I have pretty much written all I care to on this topic, or certainly will have following this post. I had tried to avoid becoming entangled in this particular brier-patch, but events of the last week made it impossible to ignore. Read my prior posts (here & here) if you don’t know the background.
I reached out yesterday to both KAI and Microtech, seeking official statement on the defamation lawsuits filed by the latter. I received a polite “No Comment” from KAI, and this evening I received a phone call from Microtech counsel Daniel Lawson. I will detail our cordial conversation in a minute, but first here is a statement that was published to Microtech’s Facebook Page a couple of hours ago:
Freedom of Expression and Defamation
The First Amendment to the US Constitution provides that the government cannot censor speech, prevent people from peaceably gathering together, establish a religion, or prevent people from freely exercising religious beliefs.
This right to free speech entitles a person the freedom to form and express their own opinion, to the extent that they do not incite or cause harm to others in doing so.
A person has every right to call someone an asshole, or to publicly state that they don’t like a product. They’re entitled to say that it’s a bad product. These are all statements of opinion and are protected under the First Amendment.
However, to claim that the maker of a product is a liar, is deceptive, and is a thief without providing substantial evidence of proof, is considered an unfounded claim and a defamatory accusation, directed personally to an individual’s character with the intent to cause harm to that person’s reputation.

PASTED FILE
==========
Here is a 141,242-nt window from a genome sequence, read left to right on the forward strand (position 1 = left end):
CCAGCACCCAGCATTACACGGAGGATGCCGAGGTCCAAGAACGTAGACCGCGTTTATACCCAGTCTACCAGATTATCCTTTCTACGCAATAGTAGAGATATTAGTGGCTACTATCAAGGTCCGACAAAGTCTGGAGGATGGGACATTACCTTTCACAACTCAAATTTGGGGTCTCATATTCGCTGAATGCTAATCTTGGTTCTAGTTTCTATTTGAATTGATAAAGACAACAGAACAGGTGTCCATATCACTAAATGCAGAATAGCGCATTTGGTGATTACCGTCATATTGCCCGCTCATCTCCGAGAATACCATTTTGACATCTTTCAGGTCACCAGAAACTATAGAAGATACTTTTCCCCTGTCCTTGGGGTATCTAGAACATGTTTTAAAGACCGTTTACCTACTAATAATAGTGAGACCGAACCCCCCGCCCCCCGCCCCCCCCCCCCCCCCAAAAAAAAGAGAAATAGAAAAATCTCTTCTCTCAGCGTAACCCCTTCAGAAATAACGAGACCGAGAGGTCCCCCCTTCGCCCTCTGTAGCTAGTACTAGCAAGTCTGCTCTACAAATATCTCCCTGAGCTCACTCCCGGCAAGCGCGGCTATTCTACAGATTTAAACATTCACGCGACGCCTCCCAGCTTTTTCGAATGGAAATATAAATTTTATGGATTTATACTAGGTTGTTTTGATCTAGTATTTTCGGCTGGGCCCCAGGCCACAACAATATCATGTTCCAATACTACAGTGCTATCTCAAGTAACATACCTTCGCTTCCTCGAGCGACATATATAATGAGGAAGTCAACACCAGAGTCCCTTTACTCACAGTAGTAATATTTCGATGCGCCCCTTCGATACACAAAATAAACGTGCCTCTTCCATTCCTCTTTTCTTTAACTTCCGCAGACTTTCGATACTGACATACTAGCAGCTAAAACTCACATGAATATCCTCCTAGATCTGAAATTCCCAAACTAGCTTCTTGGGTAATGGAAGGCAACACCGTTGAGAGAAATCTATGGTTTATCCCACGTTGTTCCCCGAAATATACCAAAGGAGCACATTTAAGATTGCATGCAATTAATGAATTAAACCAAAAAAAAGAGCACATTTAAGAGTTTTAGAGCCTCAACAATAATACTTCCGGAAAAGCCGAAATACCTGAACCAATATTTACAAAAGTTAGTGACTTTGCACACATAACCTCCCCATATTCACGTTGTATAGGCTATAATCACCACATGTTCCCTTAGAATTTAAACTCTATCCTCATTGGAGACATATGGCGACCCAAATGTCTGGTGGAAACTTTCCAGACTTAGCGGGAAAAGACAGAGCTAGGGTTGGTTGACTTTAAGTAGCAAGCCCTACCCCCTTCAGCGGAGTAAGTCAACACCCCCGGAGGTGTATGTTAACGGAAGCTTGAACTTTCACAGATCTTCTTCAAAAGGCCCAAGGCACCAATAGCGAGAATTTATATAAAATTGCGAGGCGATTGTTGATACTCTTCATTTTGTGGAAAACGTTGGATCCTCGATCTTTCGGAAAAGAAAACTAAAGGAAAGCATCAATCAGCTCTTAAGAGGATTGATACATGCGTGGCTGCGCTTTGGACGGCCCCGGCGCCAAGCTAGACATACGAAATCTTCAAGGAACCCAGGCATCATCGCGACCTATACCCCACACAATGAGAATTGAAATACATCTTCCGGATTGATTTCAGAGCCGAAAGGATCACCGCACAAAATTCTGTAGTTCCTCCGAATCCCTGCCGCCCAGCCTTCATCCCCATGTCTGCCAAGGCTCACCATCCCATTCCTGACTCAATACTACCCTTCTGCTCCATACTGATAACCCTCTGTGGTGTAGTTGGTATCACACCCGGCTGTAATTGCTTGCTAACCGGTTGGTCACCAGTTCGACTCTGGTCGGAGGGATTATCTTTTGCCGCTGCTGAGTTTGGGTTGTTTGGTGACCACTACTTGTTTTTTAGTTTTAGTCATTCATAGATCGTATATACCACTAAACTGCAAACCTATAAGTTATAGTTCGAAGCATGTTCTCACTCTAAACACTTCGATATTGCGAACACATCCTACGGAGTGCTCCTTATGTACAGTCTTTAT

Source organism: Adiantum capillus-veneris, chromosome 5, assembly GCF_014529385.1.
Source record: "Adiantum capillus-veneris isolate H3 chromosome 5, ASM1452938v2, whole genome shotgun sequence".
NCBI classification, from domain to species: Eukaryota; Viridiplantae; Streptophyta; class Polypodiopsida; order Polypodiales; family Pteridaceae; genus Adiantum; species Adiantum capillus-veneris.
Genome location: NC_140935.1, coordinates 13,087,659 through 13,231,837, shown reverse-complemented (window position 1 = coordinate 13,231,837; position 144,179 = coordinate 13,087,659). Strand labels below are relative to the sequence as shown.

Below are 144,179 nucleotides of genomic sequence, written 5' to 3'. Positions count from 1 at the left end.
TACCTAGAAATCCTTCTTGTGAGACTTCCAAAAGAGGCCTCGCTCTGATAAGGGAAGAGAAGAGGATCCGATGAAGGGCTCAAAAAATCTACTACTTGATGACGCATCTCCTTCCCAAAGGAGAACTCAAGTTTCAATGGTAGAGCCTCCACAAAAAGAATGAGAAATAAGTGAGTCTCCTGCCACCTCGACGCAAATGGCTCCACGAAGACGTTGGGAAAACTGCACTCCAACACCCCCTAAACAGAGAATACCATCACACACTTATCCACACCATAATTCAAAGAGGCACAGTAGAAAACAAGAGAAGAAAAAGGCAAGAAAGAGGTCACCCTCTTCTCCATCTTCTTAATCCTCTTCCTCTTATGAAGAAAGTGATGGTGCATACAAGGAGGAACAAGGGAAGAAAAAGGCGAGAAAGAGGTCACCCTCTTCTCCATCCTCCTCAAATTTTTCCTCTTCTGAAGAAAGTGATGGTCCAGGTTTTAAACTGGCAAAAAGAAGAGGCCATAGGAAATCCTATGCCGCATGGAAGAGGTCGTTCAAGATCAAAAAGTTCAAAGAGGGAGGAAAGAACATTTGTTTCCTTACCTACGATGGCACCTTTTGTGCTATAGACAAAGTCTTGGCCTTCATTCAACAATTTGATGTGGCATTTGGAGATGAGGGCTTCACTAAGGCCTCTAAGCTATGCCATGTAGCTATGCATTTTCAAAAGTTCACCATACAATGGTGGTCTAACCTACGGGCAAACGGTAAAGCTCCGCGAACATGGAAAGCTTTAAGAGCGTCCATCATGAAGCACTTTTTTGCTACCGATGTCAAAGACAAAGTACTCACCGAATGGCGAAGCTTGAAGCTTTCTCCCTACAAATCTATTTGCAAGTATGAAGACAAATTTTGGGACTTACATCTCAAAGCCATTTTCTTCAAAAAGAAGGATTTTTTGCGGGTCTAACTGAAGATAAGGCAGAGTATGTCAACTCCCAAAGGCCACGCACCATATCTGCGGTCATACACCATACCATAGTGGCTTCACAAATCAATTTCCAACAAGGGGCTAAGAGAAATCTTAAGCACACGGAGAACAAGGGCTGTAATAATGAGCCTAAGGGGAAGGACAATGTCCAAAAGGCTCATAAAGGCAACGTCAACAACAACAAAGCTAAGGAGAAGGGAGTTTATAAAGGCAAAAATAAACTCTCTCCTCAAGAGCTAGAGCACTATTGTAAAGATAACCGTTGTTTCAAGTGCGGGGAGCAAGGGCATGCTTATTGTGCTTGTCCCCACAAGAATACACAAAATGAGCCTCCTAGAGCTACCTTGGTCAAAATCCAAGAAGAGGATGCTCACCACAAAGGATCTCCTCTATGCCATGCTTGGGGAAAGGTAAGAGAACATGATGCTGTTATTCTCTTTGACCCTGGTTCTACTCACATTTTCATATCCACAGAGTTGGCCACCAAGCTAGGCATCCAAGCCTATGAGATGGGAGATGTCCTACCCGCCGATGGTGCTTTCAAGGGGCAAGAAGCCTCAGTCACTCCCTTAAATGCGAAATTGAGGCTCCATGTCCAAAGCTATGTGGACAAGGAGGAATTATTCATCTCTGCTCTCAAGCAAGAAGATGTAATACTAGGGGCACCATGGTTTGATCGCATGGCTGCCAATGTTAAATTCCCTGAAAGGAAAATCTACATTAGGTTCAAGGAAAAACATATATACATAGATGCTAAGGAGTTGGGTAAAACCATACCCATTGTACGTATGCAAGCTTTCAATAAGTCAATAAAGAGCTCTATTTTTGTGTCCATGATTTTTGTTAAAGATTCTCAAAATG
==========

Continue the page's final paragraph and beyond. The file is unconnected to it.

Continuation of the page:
Defamation lawsuits are a long established, recognized right and a legal method of dealing with untrue statements that intend to damage an individual and/or their reputation.
Defamation lawsuits do not seek to censor an individual or to limit their expression of opinion. They are in place to protect individuals from untrue and unjust statements.
As a manufacturer creating specialized products for specific user groups and purposes, review and critique of those products is essential for the evolution and advancement of innovation. As a knife maker with decades of contribution to the industry, Anthony Marfione and Microtech Knives openly welcome and encourage constructive criticism of our products.
We challenge everyone, especially those who are skeptical of our product quality, to pick up a Microtech or Marfione Custom product for yourself. If after comparing our products to the competitor’s, you feel we’re offering a sub-par product, we would love to hear your feedback on how we can improve.
We strive to deliver American-Made craftsmanship with superior quality. We believe this is evident as soon as you pick up a Microtech or Marfione Custom product. We understand that no product is perfect and we count on our customers to provide feedback and criticism to understand how we can improve. Your feedback enables us to deliver the best products possible, striving to continuously improve upon and evolve our level of craftsmanship.
To all of our customers, and to all those who support the evolution and advancement of the knife industry, we are grateful for your contribution, your criticism and your support.
This is a fairly close match for what I discussed with Mr. Lawson this evening. It is the plaintiffs belief that the statements made by Anthony Sculimbrene in his Everyday Commentary post crossed the line out of opinion on a product or design and into declarative statements, put forward as factual, that were a direct and libelous assault on the character and business conduct of Anthony Marfione and Microtech. Hence the defamation suit.
He informed me that I was mistaken in claiming that KAI had filed a patent infringement lawsuit against Microtech, rather they sent a “Cease and Desist” letter, to which Microtech responded by ceasing and desisting with production of the locking mechanism in question and quickly re-engineered the lock. I have updated my piece to reflect this error on my part.